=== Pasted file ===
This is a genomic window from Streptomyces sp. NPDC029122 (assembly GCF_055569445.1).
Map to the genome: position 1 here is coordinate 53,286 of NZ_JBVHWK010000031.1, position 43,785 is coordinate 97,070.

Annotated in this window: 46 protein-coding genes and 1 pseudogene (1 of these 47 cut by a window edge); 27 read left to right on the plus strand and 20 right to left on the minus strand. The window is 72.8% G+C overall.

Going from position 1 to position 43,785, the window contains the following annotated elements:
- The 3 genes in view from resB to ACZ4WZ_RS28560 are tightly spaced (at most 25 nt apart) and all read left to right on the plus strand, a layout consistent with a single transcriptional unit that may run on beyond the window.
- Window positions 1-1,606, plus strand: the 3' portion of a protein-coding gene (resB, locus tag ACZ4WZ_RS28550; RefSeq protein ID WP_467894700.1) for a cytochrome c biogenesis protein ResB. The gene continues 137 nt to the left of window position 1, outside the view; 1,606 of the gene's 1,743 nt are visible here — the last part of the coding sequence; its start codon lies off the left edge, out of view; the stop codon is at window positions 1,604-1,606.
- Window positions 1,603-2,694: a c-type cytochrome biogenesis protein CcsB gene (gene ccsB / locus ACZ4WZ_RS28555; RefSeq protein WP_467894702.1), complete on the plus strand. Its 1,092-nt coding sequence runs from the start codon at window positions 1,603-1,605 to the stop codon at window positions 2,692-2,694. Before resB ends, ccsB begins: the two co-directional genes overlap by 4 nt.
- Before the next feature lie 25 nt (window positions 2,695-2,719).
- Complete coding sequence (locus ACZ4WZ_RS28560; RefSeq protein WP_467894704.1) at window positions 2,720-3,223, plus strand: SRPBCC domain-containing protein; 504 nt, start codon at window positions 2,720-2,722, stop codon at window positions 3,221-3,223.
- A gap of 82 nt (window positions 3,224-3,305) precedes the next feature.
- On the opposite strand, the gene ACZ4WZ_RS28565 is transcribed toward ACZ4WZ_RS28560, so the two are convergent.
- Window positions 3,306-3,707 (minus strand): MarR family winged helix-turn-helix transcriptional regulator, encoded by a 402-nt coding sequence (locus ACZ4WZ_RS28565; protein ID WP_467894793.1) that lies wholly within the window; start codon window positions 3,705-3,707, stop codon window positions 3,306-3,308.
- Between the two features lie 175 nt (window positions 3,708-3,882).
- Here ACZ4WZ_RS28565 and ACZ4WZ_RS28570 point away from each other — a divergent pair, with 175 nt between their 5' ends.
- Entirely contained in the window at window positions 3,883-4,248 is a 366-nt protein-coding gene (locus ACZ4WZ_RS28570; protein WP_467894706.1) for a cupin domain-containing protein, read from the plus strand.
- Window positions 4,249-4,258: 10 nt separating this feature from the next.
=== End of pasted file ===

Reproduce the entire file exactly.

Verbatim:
This is a genomic window from Streptomyces sp. NPDC029122 (assembly GCF_055569445.1).
Map to the genome: position 1 here is coordinate 53,286 of NZ_JBVHWK010000031.1, position 43,785 is coordinate 97,070.

Annotated in this window: 46 protein-coding genes and 1 pseudogene (1 of these 47 cut by a window edge); 27 read left to right on the plus strand and 20 right to left on the minus strand. The window is 72.8% G+C overall.

Going from position 1 to position 43,785, the window contains the following annotated elements:
- The 3 genes in view from resB to ACZ4WZ_RS28560 are tightly spaced (at most 25 nt apart) and all read left to right on the plus strand, a layout consistent with a single transcriptional unit that may run on beyond the window.
- Window positions 1-1,606, plus strand: the 3' portion of a protein-coding gene (resB, locus tag ACZ4WZ_RS28550; RefSeq protein ID WP_467894700.1) for a cytochrome c biogenesis protein ResB. The gene continues 137 nt to the left of window position 1, outside the view; 1,606 of the gene's 1,743 nt are visible here — the last part of the coding sequence; its start codon lies off the left edge, out of view; the stop codon is at window positions 1,604-1,606.
- Window positions 1,603-2,694: a c-type cytochrome biogenesis protein CcsB gene (gene ccsB / locus ACZ4WZ_RS28555; RefSeq protein WP_467894702.1), complete on the plus strand. Its 1,092-nt coding sequence runs from the start codon at window positions 1,603-1,605 to the stop codon at window positions 2,692-2,694. Before resB ends, ccsB begins: the two co-directional genes overlap by 4 nt.
- Before the next feature lie 25 nt (window positions 2,695-2,719).
- Complete coding sequence (locus ACZ4WZ_RS28560; RefSeq protein WP_467894704.1) at window positions 2,720-3,223, plus strand: SRPBCC domain-containing protein; 504 nt, start codon at window positions 2,720-2,722, stop codon at window positions 3,221-3,223.
- A gap of 82 nt (window positions 3,224-3,305) precedes the next feature.
- On the opposite strand, the gene ACZ4WZ_RS28565 is transcribed toward ACZ4WZ_RS28560, so the two are convergent.
- Window positions 3,306-3,707 (minus strand): MarR family winged helix-turn-helix transcriptional regulator, encoded by a 402-nt coding sequence (locus ACZ4WZ_RS28565; protein ID WP_467894793.1) that lies wholly within the window; start codon window positions 3,705-3,707, stop codon window positions 3,306-3,308.
- Between the two features lie 175 nt (window positions 3,708-3,882).
- Here ACZ4WZ_RS28565 and ACZ4WZ_RS28570 point away from each other — a divergent pair, with 175 nt between their 5' ends.
- Entirely contained in the window at window positions 3,883-4,248 is a 366-nt protein-coding gene (locus ACZ4WZ_RS28570; protein WP_467894706.1) for a cupin domain-containing protein, read from the plus strand.
- Window positions 4,249-4,258: 10 nt separating this feature from the next.